Hidcote is somewhat lacking in plant labels, so a nearby gardener was asked if he could offer an identification.  He confessed that he was just a volunteer, but he was certain that 'the guy in the hat' a few yards further on would have the answer.  Words of wisdom were sought from 'the guy in the hat'.  He came to examine the plant.  
He paused.  
"I know it begins with A...."
He pondered. 
All the other volunteers stopped work and looked expectantly at their chief, waiting with anticipation.  Would he pass this test of plant identification?  
From deep within his floral memory bank he retrieved an answer. 
"Achilliea" he pronounced triumphantly.  
The volunteers smiled happily and continued their tasks, satisfied that their boss had passed the test.  

The sun shone even brighter.

We treated ourselves to some soup in the cafe.
"It is cabbage soup", said the assistant apologetically. It contained cheese, so what was not to like! The accompanying bread was good too!

October is one of the 2 major birthday months in our family, so having enjoyed the glories of Hidcote, we headed off to find a garden centre, as they usually stock a good range of birthday cards. The National Trust do sell cards, but they weren’t quite what was required.  We discovered a new-to-us garden centre just outside Stratford.  I mananged to solve several birthday dilemas, but I cannot tell you what my purchases were, for these things must be revealed first to the recipient - one of the major rule’s of birthdays!

So an 'amble'y day, was also a successful day.  

After dinner I remembered Sunday, so out came the Concordances, as I started to look at the reception Jesus got at the beginning of his ministry.

Here endeth the first day, of the week.

Tuesday, 22 August 2017

How Well Do you know Jo?

For the benefit of those who cannot resist taking meaningless quizzes on Facebook, here is yet another one - go on you know you want to!
The passage is Genesis 41:1-46. It was written for one of our morning services, as we are doing a series on Joseph, but it never got used. It is too good to waste, so I will let you enjoy the challenge. Let me know how well you do!

1. After he was released from prison how long was it before the cupbearer remembered Joseph?
a)  Two days.
b)  Two hours
c)  Two months
d)  Two years

2.  In his first dream where was Pharaoh standing?
a)  In the queue at Tesco.
b)  In a cornfield.
c)  Outside his palace, 
d)  beside the Nile

3.  What animals appeared to him first in his first dream
a)  Six dancing Pink elephants,  
b)  Seven well-fed cows.
c)  A flock of sheep 
d)  Seven thin cows

4. What happened to these first animals?
a)  They went to a disco.
b)  They got eaten by thin cows.
c)  They turned into pyramids.
d)  They went swimming in the river.

5. The king had a dream about ears of corn, what happened to the thin ears of corn
a)  They listened very carefully to Pharaoh.
b)  They ate the fat ears of corn.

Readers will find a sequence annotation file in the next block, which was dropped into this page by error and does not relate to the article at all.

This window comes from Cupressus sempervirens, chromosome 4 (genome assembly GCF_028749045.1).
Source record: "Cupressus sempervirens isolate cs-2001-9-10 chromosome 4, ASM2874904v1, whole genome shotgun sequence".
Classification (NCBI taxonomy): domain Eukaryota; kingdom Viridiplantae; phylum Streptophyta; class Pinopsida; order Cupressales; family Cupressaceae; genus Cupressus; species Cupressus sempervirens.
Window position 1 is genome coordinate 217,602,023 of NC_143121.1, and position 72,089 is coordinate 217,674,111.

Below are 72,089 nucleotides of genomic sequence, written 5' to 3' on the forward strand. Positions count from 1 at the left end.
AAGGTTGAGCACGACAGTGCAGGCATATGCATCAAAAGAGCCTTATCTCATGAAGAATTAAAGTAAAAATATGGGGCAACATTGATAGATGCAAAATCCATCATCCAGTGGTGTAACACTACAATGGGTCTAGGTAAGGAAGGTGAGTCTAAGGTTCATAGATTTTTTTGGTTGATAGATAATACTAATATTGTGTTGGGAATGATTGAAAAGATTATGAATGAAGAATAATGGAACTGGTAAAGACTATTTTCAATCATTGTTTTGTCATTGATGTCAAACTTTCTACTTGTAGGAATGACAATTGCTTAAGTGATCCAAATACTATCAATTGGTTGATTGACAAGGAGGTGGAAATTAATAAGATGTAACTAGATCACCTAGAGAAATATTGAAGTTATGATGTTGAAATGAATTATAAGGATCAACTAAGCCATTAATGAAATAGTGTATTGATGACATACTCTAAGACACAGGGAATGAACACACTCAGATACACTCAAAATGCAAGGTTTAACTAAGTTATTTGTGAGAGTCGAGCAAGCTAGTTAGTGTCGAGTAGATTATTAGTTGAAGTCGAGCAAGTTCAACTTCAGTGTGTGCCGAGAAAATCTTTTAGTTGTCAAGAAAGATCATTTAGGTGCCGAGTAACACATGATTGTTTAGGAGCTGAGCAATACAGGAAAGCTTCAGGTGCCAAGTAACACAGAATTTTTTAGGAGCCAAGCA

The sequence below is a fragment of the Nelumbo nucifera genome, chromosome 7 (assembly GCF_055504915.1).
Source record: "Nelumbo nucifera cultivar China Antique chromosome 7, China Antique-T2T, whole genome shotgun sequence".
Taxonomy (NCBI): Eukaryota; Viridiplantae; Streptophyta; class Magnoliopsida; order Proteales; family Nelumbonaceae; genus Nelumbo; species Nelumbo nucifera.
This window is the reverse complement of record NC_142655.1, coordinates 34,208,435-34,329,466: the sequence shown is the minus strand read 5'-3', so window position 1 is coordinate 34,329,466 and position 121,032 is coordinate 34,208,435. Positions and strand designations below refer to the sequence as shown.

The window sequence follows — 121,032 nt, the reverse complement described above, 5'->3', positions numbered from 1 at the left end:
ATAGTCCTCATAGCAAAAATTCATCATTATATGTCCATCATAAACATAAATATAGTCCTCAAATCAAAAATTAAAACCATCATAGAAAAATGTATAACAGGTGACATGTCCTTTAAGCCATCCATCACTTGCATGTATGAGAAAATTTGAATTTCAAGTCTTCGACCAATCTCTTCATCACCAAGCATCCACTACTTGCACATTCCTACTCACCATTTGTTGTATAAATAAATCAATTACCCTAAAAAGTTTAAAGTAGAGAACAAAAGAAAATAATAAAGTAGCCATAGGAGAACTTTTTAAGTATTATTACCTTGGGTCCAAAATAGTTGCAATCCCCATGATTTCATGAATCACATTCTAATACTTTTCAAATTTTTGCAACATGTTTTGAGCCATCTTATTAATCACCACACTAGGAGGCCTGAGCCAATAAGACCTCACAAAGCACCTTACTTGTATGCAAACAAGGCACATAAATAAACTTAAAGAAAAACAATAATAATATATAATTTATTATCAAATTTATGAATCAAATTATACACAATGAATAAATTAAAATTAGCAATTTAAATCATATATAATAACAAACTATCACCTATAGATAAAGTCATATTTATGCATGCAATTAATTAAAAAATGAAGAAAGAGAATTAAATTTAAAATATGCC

c)  They got turned into breakfast cereal.
d)  They ate all the cows

6. The cupbearer had a confession to make...
a)  He had drunk all the wine.
b)  He had spilt the wine.
c)  He had forgotten about Joseph.
d)  He had forgotten to order the wine.

7. Before Joseph appeared before the king, 
a)  He shaved and changed his clothes.
b)  He drank some wine to celebrate.
c)  He read up on dream interpretation.
d)  He updated his Facebook status

8. What did Joseph tell the pharaoh that the dreams meant?
a)  There would be seven years of plenty followed by seven years of famine.
b)  He needed to buy another seven cows 
c)  Seven was Pharoah's lucky number
d)  Pharaoh was going to reign for seven more years

9. What did the King appoint Joseph to do?
a)  Ride around in his chariot.
b)  Write songs with Graham Kendrick.
c)  Run a centralised food supply management system for the next fourteen years.
d)  To be a prince

10. What personal possession did the king give to Joseph as a symbol of his authority to act on behalf of the King?
a)  A toy cow.
b)  A field of wheat
c)  A ring 
d)  His shoes

Answers below....

1 d, 2 d, 3 b, 4 b, 5 b, 6 c, 7 a, 8 a, 9 c, 10 c. Award yourself one point for each correct answer.

11 points
I think you were a bit creative with your scoring.

10 points
I bet you know the words of EVERY song from 'Joseph and his Amazing Technicoloured Dreamcoat'..."Close every door to me...."

9 points
Great attempt, have an extra point for honest scoring.

8 points
I hope you weren't there on Sunday if you didn't get them all right!

7 points
Did you think seven was the answer to everything?

6 points
Keep taking those quizzes, you may get the hang of them yet!

5 points
Thanks for dropping by.

4 points
Maybe you are not too good at addition....

3 points
Doctrinally sound if nothing else...

2 points
You were not really trying, were you?

1 point
Do not take up baking. It will all end in tears.

0 points
Try a quiz on Ecclesiastes, because it is all pointless.....
...and not for the right reasons.

Minus figures